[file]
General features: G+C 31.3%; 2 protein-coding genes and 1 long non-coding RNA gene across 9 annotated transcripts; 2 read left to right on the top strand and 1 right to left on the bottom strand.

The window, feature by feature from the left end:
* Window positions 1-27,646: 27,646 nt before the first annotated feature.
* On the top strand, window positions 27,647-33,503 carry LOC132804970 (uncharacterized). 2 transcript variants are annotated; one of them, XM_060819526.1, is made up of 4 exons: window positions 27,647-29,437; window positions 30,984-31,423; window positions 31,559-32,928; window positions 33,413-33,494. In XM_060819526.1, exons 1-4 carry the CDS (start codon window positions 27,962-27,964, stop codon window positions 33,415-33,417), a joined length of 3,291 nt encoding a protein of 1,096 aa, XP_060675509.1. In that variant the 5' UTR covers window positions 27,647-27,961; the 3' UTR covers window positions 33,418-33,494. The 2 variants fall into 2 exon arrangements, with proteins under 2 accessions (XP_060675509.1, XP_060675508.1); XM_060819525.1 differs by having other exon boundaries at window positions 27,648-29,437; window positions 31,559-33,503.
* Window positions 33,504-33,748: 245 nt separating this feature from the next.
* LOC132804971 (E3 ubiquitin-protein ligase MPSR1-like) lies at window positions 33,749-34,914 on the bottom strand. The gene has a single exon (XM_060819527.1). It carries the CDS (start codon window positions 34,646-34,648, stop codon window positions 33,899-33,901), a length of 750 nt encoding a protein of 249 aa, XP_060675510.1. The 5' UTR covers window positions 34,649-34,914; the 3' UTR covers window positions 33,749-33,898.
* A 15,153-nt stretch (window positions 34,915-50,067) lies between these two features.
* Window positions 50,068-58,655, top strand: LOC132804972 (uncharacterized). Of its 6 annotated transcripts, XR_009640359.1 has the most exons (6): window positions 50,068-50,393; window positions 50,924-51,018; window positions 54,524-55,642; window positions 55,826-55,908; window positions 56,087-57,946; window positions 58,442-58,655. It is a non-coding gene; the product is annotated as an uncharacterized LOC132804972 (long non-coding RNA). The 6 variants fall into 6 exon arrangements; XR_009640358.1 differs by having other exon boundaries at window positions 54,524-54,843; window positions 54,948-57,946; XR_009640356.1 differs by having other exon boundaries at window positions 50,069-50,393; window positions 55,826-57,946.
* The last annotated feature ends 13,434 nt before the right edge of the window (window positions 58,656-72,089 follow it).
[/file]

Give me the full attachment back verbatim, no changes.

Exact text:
General features: G+C 31.3%; 2 protein-coding genes and 1 long non-coding RNA gene across 9 annotated transcripts; 2 read left to right on the top strand and 1 right to left on the bottom strand.

The window, feature by feature from the left end:
* Window positions 1-27,646: 27,646 nt before the first annotated feature.
* On the top strand, window positions 27,647-33,503 carry LOC132804970 (uncharacterized). 2 transcript variants are annotated; one of them, XM_060819526.1, is made up of 4 exons: window positions 27,647-29,437; window positions 30,984-31,423; window positions 31,559-32,928; window positions 33,413-33,494. In XM_060819526.1, exons 1-4 carry the CDS (start codon window positions 27,962-27,964, stop codon window positions 33,415-33,417), a joined length of 3,291 nt encoding a protein of 1,096 aa, XP_060675509.1. In that variant the 5' UTR covers window positions 27,647-27,961; the 3' UTR covers window positions 33,418-33,494. The 2 variants fall into 2 exon arrangements, with proteins under 2 accessions (XP_060675509.1, XP_060675508.1); XM_060819525.1 differs by having other exon boundaries at window positions 27,648-29,437; window positions 31,559-33,503.
* Window positions 33,504-33,748: 245 nt separating this feature from the next.
* LOC132804971 (E3 ubiquitin-protein ligase MPSR1-like) lies at window positions 33,749-34,914 on the bottom strand. The gene has a single exon (XM_060819527.1). It carries the CDS (start codon window positions 34,646-34,648, stop codon window positions 33,899-33,901), a length of 750 nt encoding a protein of 249 aa, XP_060675510.1. The 5' UTR covers window positions 34,649-34,914; the 3' UTR covers window positions 33,749-33,898.
* A 15,153-nt stretch (window positions 34,915-50,067) lies between these two features.
* Window positions 50,068-58,655, top strand: LOC132804972 (uncharacterized). Of its 6 annotated transcripts, XR_009640359.1 has the most exons (6): window positions 50,068-50,393; window positions 50,924-51,018; window positions 54,524-55,642; window positions 55,826-55,908; window positions 56,087-57,946; window positions 58,442-58,655. It is a non-coding gene; the product is annotated as an uncharacterized LOC132804972 (long non-coding RNA). The 6 variants fall into 6 exon arrangements; XR_009640358.1 differs by having other exon boundaries at window positions 54,524-54,843; window positions 54,948-57,946; XR_009640356.1 differs by having other exon boundaries at window positions 50,069-50,393; window positions 55,826-57,946.
* The last annotated feature ends 13,434 nt before the right edge of the window (window positions 58,656-72,089 follow it).